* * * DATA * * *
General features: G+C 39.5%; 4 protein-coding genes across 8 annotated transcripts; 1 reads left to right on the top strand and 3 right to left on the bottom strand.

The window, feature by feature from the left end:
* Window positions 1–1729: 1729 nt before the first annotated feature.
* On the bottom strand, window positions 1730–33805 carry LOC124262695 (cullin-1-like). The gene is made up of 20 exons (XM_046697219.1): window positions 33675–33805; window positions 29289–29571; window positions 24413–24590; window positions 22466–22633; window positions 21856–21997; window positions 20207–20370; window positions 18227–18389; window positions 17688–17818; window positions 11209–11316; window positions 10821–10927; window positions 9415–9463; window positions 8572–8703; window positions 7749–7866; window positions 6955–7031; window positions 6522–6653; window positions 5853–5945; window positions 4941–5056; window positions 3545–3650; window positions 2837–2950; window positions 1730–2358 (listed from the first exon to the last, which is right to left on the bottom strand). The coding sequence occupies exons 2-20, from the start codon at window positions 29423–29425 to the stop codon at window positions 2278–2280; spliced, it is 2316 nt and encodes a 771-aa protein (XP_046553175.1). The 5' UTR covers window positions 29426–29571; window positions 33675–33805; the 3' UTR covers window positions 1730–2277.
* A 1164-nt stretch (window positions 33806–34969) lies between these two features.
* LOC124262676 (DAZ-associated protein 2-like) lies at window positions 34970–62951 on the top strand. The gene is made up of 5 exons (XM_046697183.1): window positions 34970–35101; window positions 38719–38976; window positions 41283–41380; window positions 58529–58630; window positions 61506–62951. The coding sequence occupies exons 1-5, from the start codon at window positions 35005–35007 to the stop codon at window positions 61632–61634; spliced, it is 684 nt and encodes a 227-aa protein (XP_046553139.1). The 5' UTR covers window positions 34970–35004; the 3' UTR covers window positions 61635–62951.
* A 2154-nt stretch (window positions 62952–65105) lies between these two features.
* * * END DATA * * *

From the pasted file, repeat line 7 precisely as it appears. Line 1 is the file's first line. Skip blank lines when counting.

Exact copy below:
* A 2154-nt stretch (window positions 62952–65105) lies between these two features.